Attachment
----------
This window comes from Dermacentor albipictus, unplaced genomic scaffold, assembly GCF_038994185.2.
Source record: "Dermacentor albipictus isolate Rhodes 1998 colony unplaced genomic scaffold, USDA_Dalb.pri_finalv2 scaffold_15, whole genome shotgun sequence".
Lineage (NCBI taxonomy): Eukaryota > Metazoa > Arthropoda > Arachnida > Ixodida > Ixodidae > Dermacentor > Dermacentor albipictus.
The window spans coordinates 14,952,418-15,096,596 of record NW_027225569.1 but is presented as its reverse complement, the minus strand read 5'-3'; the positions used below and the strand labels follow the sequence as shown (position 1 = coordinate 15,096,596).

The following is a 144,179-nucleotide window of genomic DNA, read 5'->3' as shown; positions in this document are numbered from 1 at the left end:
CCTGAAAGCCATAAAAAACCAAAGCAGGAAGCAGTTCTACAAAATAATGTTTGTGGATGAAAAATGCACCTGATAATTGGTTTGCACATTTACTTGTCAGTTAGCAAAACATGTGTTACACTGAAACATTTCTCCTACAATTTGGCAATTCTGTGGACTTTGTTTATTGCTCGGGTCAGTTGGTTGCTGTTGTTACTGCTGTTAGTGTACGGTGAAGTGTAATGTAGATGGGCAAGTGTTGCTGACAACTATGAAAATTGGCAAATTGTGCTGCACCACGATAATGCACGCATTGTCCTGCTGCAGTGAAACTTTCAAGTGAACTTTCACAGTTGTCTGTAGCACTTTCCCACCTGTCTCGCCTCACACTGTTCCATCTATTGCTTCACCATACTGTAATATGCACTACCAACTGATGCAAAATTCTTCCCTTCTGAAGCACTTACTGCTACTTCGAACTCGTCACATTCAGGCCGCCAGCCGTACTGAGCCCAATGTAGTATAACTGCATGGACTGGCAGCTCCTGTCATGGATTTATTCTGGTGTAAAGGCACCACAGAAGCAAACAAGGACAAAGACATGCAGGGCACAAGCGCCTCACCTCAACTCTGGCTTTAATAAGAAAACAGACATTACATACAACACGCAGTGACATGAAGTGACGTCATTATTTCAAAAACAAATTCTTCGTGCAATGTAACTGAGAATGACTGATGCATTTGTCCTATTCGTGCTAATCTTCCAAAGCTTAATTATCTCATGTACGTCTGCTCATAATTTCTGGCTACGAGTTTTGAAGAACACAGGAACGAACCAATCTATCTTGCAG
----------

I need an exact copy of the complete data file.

This window comes from Dermacentor albipictus, unplaced genomic scaffold, assembly GCF_038994185.2.
Source record: "Dermacentor albipictus isolate Rhodes 1998 colony unplaced genomic scaffold, USDA_Dalb.pri_finalv2 scaffold_15, whole genome shotgun sequence".
Lineage (NCBI taxonomy): Eukaryota > Metazoa > Arthropoda > Arachnida > Ixodida > Ixodidae > Dermacentor > Dermacentor albipictus.
The window spans coordinates 14,952,418-15,096,596 of record NW_027225569.1 but is presented as its reverse complement, the minus strand read 5'-3'; the positions used below and the strand labels follow the sequence as shown (position 1 = coordinate 15,096,596).

The following is a 144,179-nucleotide window of genomic DNA, read 5'->3' as shown; positions in this document are numbered from 1 at the left end:
CCTGAAAGCCATAAAAAACCAAAGCAGGAAGCAGTTCTACAAAATAATGTTTGTGGATGAAAAATGCACCTGATAATTGGTTTGCACATTTACTTGTCAGTTAGCAAAACATGTGTTACACTGAAACATTTCTCCTACAATTTGGCAATTCTGTGGACTTTGTTTATTGCTCGGGTCAGTTGGTTGCTGTTGTTACTGCTGTTAGTGTACGGTGAAGTGTAATGTAGATGGGCAAGTGTTGCTGACAACTATGAAAATTGGCAAATTGTGCTGCACCACGATAATGCACGCATTGTCCTGCTGCAGTGAAACTTTCAAGTGAACTTTCACAGTTGTCTGTAGCACTTTCCCACCTGTCTCGCCTCACACTGTTCCATCTATTGCTTCACCATACTGTAATATGCACTACCAACTGATGCAAAATTCTTCCCTTCTGAAGCACTTACTGCTACTTCGAACTCGTCACATTCAGGCCGCCAGCCGTACTGAGCCCAATGTAGTATAACTGCATGGACTGGCAGCTCCTGTCATGGATTTATTCTGGTGTAAAGGCACCACAGAAGCAAACAAGGACAAAGACATGCAGGGCACAAGCGCCTCACCTCAACTCTGGCTTTAATAAGAAAACAGACATTACATACAACACGCAGTGACATGAAGTGACGTCATTATTTCAAAAACAAATTCTTCGTGCAATGTAACTGAGAATGACTGATGCATTTGTCCTATTCGTGCTAATCTTCCAAAGCTTAATTATCTCATGTACGTCTGCTCATAATTTCTGGCTACGAGTTTTGAAGAACACAGGAACGAACCAATCTATCTTGCAG